- Shopping Bag ( 0 items )
|Foreword to the 25th Edition||4|
|How to use this book||6|
|Wine & food||14|
|Wine & cheese||28|
|Food & finest wine||29|
|The 1999 vintage||31|
|Chateaux of Bordeaux||78|
|Sherry, Port & Madeira||172|
|Central & Southeast Europe||190|
|The Former Yugoslav States||197|
|Asia, North Africa & The Levant||206|
|England & Wales||209|
|The Pacific Northwest||232|
|East of the Rockies & Ontario||236|
|The Southwest & Rockies, Texas, etc||240|
|A little learning...||273|
|A few technical words||273|
|A few words about words||274|
|Wines for drinking in an ideal world||277|
|And the score is...||278|
|The right temperature||279|
|Quick reference vintage charts||280|
The wine world is becoming more and more competitive; the consequence of ever-increasing numbers of competant grape-growers; of aspiring winemakers and demanding drinkers. Don't think I'm complaining. The net result is better wine for all of us -- and logically, one fine day, the disappearance of bad wine from earth. One fine day.
Competition is healthy and productive, but there is a catch. I am getting a clearer and clearer picture of the wine world gradually dividing between the hemispheres. Not north and south, but east and west, with the Atlantic as the dividing line.
The wines that score highest with most American judges (and score is the operative word) are the darkest, richest, strongest, most fruity, most oaky, and usually most alcoholic. They are the wines that win blind tasting competitions, by simply smothering more moderate and subtle entries. They are Formula One wines, as it were, unbeatable on a race-track, but entirely out of place where wine belongs: on the table with food.
Europeans are impressed, too, by their scale and concentration. It is, after all, the definition of a great European vintage that its wines excel in ripeness and savour the flavour the more dilute productions of lesser years. You can see the trend in the boutique (these days 'garage') wines of St-Emilion and Pomerol, outdoing the classic first-growths in dense concentration and instant tactile appeal -- and overwhelming them in rarity and price. Similar things are going on in Tuscany with certain 'Super-Tuscans', with Duero and Douro table wines, in Catalonia with Priorato and in South Australia with monster Shiraz. Turning up the volume is not such a hard trick. But before long, like night-club music, it deadens the senses. Worse, it can make you forget what wine is for: to refresh your palate as you eat.
There is judgement, and there is appreciation. I have been to tastings of rare old wines, each an individual with the patina of age, a marvellous proof that great wine can grow in complexity and subtle beauty for a hundred years. Three or four noble vintages are poured and some figure of authority says 'The 1870 is clearly the best'. 'You're quite right,' say the other pampered tasters. 'What a nose, what body, what a finish.'And they almost forget the other wines, the unfortunates which don't happen to be'best' that day. Savoured singly, each of these historic bottles would make a day memorable, linger in the mind's eye, be the stuff of legend. But they were eclipsed. Who remembers the horses that came second or third?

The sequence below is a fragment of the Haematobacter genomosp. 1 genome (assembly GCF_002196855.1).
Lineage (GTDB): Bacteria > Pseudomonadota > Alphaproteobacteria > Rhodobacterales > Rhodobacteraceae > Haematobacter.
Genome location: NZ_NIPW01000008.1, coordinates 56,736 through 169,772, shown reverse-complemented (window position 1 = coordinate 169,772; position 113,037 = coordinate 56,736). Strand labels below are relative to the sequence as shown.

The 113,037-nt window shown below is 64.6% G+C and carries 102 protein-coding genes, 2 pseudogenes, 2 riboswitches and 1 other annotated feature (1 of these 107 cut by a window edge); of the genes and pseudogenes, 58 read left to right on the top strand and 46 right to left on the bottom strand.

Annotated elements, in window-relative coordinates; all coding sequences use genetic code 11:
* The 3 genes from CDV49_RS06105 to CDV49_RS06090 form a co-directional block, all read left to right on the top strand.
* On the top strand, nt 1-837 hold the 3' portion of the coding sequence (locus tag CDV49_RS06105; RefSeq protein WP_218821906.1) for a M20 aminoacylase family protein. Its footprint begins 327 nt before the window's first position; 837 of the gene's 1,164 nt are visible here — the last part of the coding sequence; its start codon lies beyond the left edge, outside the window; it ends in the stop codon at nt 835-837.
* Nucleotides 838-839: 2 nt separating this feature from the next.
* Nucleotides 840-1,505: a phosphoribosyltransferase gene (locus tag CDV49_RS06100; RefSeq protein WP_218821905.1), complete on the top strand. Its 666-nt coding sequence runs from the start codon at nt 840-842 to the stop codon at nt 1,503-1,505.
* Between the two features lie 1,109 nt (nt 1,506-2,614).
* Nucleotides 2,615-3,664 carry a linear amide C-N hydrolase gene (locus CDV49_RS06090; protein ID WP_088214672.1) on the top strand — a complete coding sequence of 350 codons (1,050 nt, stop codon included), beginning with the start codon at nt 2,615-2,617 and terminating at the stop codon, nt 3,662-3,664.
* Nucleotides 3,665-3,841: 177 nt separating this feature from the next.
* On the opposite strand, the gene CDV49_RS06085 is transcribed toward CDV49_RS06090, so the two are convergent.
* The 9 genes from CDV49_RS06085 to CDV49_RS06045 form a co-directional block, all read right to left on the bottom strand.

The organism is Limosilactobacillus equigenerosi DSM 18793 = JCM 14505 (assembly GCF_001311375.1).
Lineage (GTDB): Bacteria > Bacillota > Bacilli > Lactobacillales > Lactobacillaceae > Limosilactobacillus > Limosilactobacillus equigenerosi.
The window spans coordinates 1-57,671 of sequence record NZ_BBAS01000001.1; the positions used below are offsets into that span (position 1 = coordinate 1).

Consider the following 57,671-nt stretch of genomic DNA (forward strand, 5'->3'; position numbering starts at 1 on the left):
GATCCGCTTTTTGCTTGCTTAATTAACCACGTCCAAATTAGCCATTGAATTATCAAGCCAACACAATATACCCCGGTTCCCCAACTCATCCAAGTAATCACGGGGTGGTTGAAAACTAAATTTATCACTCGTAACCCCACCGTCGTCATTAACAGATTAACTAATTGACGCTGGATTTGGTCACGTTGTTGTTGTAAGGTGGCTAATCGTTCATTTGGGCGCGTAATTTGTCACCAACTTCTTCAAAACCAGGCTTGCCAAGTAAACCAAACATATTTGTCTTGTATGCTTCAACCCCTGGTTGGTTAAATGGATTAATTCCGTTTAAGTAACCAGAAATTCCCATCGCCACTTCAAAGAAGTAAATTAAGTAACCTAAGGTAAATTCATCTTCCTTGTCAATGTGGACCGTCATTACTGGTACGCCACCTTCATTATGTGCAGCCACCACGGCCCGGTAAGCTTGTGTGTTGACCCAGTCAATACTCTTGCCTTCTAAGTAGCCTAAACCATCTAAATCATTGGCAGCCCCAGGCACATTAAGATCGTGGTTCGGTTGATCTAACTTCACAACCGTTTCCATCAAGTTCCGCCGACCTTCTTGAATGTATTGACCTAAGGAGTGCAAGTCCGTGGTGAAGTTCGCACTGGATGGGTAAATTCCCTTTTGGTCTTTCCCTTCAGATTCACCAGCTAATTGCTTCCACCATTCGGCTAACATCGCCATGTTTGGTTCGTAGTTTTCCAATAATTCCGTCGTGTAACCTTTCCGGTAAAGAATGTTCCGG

Far more important for all of us, though, are the everyday tastings by merchants -- and more importantly journalists -- who 'score' wines, instead of analyzing and appreciating them for what they are. The wine world is much more rewarding (and holds so many more possibilities) for those who taste with an open mind, rather than dismissing less obvious wines, or wines that express something they don't understand.
This is my plea for appreciation. If we could put behind us the racing mentality which must always have a winner, we would enjoy so many bottles so much more. My mentor, André Simon, had this definition of a connoisseur: 'someone who knows good from bad wine, and is able to appreciate the different merits of different wines'. Love them for themselves, that is; don't give them marks out of a hundred.
Laying aside the broader issues, though, this microencyclopedia looks closely at the present position in this fast-changing world. Even readers who bought the last edition (others, I'm afraid, only come back to the well at intervals of two or three) will find thousands of changes of detail, emphasis and evaluation.
This is intended to be a practical guide; theory has little place here. in essence, it compresses all the useful information you can't possibly carry in your head -- and neither can 1. My information is gleaned, as ever, from many sources, from tastings, visits and neverending correspondence. Revision is a continuing process. Before you read this I will have a much scribbled-on proof for next year's edition.
The book is designed to take the panic out of buying. You are faced with a daunting restaurant wine list, or mind-numbing shelves of bottles in a store. Your mind goes blank; out comes your little book. You can start with what you propose to eat, by turning to the wines for food section on pages 14-30, or where you are by turning up a national section, or a grape variety you like. Just establish which country a wine comes from, then look up the principal words on the label in that country's section. You should find enough, information to guide your choice -- and often a great deal more: the cross-references are there to help you delve further. Even after 24 editions I find I can browse for hours...
A declaration of interest
Readers should know that I have interests in the Royal Tokáji Wine Company in Hungary and Château Latour in Bordeaux. (it's hard not to be interested in many friends' vineyards, too.)